Our primary source is Christian Tobler's impressive interpretation of Liechtenauer's (14c.) German Longsword school. In addition, we encourage play and study using techniques from Fiori dei Liberi, Meyer and Talhoffer.
We provide Longsword basics as part of the Basic Swordplay Skills class that runs throughout the indoor season. We also provide individual instruction and free sparring as part of our normal club activity.
We use hickory weapons from Purpleheart Armoury. Some members are experimenting with plastic swords, but we wish to keep these separate, fencing wood vs. wood and plastic vs. plastic until we know more. We find that frequent oiling (linseed) and careful technique in use keeps the wood in pretty good shape.
Aside from clean footwear and legwear of whatever style, our typical uniform for German Longsword is a T-shirt, a pair of leather gloves and a pair of lightweight safety glasses. The lack of serious protective equipment keeps us careful. Some members are wearing heavy gloves to minimize damage to hands.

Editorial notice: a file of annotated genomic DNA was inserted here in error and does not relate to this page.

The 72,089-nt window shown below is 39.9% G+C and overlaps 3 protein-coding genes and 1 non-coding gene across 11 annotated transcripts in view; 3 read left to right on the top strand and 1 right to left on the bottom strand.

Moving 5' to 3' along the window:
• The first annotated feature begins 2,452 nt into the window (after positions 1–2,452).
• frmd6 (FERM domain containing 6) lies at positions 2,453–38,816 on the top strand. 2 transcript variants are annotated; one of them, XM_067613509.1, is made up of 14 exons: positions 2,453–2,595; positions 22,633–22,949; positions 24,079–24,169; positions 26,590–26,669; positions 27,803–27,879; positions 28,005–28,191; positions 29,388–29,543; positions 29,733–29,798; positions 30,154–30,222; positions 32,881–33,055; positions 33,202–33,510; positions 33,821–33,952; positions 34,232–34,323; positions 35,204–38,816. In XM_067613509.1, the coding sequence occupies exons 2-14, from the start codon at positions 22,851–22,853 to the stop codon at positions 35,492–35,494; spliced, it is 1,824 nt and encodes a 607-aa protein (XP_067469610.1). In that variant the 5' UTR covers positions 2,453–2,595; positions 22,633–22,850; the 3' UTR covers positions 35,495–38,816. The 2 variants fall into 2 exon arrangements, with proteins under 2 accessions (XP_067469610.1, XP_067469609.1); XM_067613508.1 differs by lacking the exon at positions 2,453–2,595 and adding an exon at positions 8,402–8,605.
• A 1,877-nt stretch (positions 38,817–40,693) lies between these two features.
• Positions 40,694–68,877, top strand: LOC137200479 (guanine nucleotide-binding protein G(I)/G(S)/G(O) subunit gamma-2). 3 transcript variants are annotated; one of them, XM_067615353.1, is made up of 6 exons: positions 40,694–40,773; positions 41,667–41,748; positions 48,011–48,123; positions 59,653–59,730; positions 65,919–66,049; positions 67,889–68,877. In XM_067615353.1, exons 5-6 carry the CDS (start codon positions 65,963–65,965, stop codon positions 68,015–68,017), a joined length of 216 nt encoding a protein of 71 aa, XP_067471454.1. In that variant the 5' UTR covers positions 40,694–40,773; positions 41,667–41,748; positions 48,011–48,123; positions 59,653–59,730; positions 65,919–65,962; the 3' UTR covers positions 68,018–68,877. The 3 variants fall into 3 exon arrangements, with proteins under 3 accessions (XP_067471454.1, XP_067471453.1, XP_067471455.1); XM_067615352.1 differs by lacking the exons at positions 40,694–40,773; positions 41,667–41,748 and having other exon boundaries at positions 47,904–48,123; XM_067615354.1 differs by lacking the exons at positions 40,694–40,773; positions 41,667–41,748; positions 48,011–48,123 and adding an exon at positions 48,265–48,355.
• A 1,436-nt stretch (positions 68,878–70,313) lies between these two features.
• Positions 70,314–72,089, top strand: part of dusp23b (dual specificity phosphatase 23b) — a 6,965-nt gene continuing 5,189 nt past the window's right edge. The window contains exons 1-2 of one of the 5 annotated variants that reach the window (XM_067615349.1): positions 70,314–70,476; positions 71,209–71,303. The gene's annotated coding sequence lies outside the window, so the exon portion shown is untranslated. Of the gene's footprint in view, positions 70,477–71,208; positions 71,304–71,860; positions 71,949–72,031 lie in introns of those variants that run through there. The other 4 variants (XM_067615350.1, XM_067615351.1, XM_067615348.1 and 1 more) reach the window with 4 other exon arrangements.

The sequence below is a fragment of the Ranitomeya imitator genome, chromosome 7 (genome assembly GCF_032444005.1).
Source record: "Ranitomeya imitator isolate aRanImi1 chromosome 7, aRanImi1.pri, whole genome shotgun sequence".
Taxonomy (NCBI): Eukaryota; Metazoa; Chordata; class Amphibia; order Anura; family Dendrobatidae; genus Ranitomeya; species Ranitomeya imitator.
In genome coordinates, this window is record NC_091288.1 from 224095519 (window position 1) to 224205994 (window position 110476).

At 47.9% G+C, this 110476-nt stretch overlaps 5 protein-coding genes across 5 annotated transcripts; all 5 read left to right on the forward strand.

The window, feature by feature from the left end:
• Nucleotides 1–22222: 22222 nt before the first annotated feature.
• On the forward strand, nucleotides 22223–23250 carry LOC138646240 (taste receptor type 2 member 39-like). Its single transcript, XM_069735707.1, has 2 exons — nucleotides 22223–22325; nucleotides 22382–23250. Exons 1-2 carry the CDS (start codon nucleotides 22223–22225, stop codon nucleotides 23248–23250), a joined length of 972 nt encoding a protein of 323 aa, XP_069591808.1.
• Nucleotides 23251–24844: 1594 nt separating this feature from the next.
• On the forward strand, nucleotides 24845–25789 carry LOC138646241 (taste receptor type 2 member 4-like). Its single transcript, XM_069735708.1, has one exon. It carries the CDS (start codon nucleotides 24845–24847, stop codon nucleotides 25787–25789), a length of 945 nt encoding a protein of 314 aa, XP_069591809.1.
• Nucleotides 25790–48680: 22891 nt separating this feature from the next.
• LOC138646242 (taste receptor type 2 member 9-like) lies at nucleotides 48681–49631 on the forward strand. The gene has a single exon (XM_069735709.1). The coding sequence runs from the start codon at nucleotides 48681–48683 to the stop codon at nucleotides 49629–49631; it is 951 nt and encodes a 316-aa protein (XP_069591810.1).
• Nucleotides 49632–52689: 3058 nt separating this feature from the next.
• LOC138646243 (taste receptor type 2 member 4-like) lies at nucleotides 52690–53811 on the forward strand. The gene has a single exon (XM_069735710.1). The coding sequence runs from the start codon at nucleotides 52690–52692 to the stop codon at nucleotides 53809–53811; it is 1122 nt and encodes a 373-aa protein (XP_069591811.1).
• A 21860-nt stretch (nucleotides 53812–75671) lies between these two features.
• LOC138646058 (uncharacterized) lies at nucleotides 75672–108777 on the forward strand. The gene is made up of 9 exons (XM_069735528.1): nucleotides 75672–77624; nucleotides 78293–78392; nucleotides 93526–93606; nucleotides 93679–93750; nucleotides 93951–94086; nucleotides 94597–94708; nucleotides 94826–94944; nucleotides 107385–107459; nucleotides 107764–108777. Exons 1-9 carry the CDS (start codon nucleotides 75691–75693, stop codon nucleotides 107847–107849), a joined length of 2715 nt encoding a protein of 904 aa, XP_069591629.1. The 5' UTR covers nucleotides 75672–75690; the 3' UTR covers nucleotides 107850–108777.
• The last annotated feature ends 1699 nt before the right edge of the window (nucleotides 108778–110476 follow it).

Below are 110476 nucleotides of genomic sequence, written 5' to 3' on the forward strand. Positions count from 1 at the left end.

Manner of play
The theoretical target is the entire person. Although strikes that would obviously end a real fight are the best "score," we cannot dismiss even minor blows to the hands and arms. Generally, no blows are allowed to actually strike the target. Instead, we play for the "checkmate" – when the weapon gets through the defense and demonstrates a real threat to open target, the opponent acknowledges. An exception to the no-touch-blow rule is a soft landing on the belly or other non-bony parts of the body.
The techniques include firmly grasping the opposing blade or hilt to the point of a disarm, wrestling moves from Fiori, like "pushing the elbow," and simulating nasty unarmed combat techniques (just mimed; no contact with fists, elbows or knees). Painful experience, however, keeps us from going too far in this direction. We play on a hardwood floor, therefore any trips or throws must be done carefully. It's considered best to merely demonstrate that the throw would probably succeed.